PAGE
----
These early row houses were developed in Chicago’s Gold Coast/River North neighborhood in the early 1870s immediately following the Great Chicago Fire. That conflagration began south of the city’s downtown area at 137 DeKoven Street (around 1100 South) and literally blew its destruction north through downtown and onwards through today’s Gold Coast area until it petered out two days later on October 10, 1871, north of Fullerton Avenue (2400 North)—a swath of more than four miles.
The aftermath of the fire sparked an intense period of (re)building, especially in Downtown Chicago, less than one mile to the south of these row houses. This may be why the architect (or architects) is unknown for these three-story and four-story Italianate buildings, all of which are well preserved.
The three-story row houses to the south have neo-Grec ornament which was in vogue starting around 1872 and included incised carved detail on window ledges and door frames. The four-story row houses to the north (partially pictured) have more lavish Second Empire exterior decoration.
Like the Italianate style, the Neo-Grec–style row houses have a smooth brownstone front with a pronounced deep cornice, heavy entryway and window details. The contrast was in their ornamentation. Neo-Grec’s simple, precise lines and geometric Greek influence contrasted with Italianate ornamentation of curved and organic lines and forms.
Italianate curved window and door frames are replaced by Neo-Grec’s right-angles. Lintels are replaced by rectangular blocks. Entryway steps had baluster cast-iron railings that ended in squared-off linear and geometric incised ornament.
Chicago was growing exponentially by 1870. In 1860 the city had a little over 112,000 residents and ranked 9th on the list of largest U.S. cities. By the time of the Great Fire in 1871, Chicago had grown to nearly 300,000 and ranked 5th on the largest U.S. cities list. Equally significant is that the city’s size also doubled in those same ten years from 17,492 square miles in 1860 to 35,172 square miles in 1870. Busy with rebuilding, the city did not expand again in square miles until the 1880’s, though its population continued to soar. When these Italianate row houses were built, Chicago was growing towards becoming the 4th largest U.S. city with a population of over 500,000. In the early 1870’s with rebuilding and augmenting population density the demand for housing was high. Chicago’s population would continue to grow with each decade until 1980.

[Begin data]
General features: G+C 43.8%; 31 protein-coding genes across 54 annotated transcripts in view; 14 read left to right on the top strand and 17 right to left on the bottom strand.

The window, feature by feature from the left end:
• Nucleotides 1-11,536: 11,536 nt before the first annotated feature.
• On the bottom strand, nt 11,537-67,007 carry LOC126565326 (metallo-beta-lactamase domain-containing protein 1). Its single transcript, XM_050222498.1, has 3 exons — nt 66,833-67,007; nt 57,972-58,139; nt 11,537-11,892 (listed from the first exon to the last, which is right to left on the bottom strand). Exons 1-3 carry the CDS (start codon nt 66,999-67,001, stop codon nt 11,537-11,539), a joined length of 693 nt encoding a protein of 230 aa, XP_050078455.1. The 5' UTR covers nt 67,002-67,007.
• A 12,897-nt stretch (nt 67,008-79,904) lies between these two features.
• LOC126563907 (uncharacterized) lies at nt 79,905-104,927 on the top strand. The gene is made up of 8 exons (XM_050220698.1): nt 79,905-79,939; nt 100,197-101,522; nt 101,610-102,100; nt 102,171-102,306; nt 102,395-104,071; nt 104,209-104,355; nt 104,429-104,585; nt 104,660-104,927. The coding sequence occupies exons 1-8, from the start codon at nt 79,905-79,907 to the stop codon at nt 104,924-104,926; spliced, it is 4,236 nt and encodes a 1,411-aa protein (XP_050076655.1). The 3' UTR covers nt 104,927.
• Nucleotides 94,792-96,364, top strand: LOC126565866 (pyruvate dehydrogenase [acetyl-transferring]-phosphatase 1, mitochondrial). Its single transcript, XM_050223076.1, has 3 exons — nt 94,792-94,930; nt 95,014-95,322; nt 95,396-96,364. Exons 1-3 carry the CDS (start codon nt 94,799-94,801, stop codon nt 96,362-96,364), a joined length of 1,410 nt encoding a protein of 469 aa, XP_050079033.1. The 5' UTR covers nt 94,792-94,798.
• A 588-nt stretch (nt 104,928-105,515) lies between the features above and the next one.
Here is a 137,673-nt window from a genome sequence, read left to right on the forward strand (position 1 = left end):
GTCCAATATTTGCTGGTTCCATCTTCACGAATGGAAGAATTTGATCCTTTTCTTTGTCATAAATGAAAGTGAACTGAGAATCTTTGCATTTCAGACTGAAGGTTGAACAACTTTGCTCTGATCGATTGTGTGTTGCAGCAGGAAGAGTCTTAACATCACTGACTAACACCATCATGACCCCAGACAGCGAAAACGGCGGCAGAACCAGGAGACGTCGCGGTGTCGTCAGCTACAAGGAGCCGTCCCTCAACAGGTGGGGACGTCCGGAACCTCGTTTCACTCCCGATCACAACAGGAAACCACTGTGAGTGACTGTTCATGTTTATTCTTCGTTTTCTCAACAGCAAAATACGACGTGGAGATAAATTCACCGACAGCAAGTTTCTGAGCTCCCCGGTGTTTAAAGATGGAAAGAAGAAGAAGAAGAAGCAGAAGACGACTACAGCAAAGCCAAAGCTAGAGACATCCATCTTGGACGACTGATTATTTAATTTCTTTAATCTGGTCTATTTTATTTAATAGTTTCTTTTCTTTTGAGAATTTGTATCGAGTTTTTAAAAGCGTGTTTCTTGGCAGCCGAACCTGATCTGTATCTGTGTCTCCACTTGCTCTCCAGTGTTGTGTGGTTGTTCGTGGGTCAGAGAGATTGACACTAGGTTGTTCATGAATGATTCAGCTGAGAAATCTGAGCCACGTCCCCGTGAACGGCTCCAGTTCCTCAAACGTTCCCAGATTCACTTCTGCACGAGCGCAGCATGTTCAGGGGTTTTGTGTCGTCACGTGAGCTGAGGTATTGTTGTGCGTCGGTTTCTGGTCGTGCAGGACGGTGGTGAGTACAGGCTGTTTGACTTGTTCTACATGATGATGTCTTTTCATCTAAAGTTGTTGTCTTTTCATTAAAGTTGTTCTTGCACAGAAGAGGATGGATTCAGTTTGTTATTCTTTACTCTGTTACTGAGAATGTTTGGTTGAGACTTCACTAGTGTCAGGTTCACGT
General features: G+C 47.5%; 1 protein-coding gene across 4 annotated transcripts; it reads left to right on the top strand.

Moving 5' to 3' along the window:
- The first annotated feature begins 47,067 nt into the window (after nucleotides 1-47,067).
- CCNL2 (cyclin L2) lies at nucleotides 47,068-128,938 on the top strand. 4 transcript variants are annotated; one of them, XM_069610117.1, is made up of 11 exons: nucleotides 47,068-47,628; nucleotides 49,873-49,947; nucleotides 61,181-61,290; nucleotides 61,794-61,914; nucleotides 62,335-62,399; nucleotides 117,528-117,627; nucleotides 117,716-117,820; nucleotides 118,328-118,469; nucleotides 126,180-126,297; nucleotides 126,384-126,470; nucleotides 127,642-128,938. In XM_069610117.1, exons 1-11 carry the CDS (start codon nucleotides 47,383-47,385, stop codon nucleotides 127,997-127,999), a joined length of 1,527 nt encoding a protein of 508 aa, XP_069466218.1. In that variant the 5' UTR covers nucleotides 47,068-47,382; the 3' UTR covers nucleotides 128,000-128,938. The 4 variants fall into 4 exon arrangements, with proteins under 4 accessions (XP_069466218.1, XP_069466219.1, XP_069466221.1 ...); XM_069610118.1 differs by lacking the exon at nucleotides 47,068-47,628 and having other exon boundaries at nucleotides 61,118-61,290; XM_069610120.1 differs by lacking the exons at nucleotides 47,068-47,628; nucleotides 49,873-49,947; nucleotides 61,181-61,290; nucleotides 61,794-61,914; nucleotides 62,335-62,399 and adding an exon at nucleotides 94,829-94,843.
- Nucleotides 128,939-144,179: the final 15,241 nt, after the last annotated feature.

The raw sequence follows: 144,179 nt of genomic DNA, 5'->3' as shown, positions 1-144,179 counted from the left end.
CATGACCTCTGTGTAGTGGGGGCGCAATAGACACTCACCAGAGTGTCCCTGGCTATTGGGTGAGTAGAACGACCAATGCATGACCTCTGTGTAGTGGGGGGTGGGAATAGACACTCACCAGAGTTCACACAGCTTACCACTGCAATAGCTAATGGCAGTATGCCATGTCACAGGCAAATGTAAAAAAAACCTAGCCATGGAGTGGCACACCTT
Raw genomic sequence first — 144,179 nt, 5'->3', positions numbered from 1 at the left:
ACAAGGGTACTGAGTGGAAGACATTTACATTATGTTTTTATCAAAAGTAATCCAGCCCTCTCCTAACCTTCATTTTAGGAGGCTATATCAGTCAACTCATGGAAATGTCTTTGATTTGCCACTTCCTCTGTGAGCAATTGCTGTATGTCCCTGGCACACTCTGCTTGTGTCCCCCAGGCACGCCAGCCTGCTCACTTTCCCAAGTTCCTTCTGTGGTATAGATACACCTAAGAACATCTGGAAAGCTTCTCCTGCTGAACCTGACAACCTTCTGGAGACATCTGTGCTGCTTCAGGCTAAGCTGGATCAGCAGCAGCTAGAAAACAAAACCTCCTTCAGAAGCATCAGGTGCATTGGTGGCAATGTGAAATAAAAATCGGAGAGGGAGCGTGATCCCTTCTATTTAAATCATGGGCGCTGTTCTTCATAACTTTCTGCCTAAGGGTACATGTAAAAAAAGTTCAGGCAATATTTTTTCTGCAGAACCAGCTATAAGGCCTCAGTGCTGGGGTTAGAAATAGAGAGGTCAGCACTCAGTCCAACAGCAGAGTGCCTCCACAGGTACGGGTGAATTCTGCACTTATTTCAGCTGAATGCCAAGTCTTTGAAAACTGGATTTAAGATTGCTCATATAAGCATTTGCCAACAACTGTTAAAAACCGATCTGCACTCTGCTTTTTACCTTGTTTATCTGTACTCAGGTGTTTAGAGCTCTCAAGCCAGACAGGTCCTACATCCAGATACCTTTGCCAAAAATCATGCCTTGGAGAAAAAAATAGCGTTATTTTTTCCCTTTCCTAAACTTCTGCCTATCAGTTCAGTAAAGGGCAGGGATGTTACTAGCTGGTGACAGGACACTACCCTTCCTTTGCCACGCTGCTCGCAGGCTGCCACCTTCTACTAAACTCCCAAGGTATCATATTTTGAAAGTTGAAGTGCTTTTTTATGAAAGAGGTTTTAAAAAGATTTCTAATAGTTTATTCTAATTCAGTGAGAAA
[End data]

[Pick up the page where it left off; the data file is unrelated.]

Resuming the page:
Today, at 806 N. Dearborn is Alan Koppel Gallery which has, for over two decades, introduced contemporary international artists to Chicago audiences.
At 810 N. Dearborn is the main entrance to the Alliance Française de Chicago, founded in Paris in 1883. The Alliance Française de Chicago is part of an international network of over 1,100 Alliances around the world which promotes French language and francophone culture. Chicago’s Alliance was founded in 1897. Offering French language classes and a full range of cultural events, the Alliance Française de Chicago is the second oldest Alliance in the U.S. and the second largest in the U.S. after the French Institute Alliance Française in New York City. The Alliance Française de Chicago is headquartered in two renovated architecturally historic buildings, including the 1870’s row house on Dearborn Street and, connected by an interior garden, a building on Chicago Avenue.
SOURCES: Alice Sinkevitch, AIA Guide to Chicago, 2nd Edition, Harcourt, Inc., Orlando, 2004, p. 134.
Frank A. Randall, History of the Development of Building Construction in Chicago, Second Edition, Chicago and Urbana: University of Illinois Press, 1999, p. 5.
https://www.biggestuscities.com/city/chicago-illinois – retrieved October 30, 2021.
https://www.brownstoner.com/guides/%25guides%25/neo-grec/ – retrieved October 30, 2021.
https://www.af-chicago.org/ – retrieved October 30, 2021.
https://www.alankoppel.com – retrieved October 30, 2021.
https://thevintagemapshop.com/products/1871-mcdonalds-map-of-chicago-great-fire – retrieved October 30, 2021.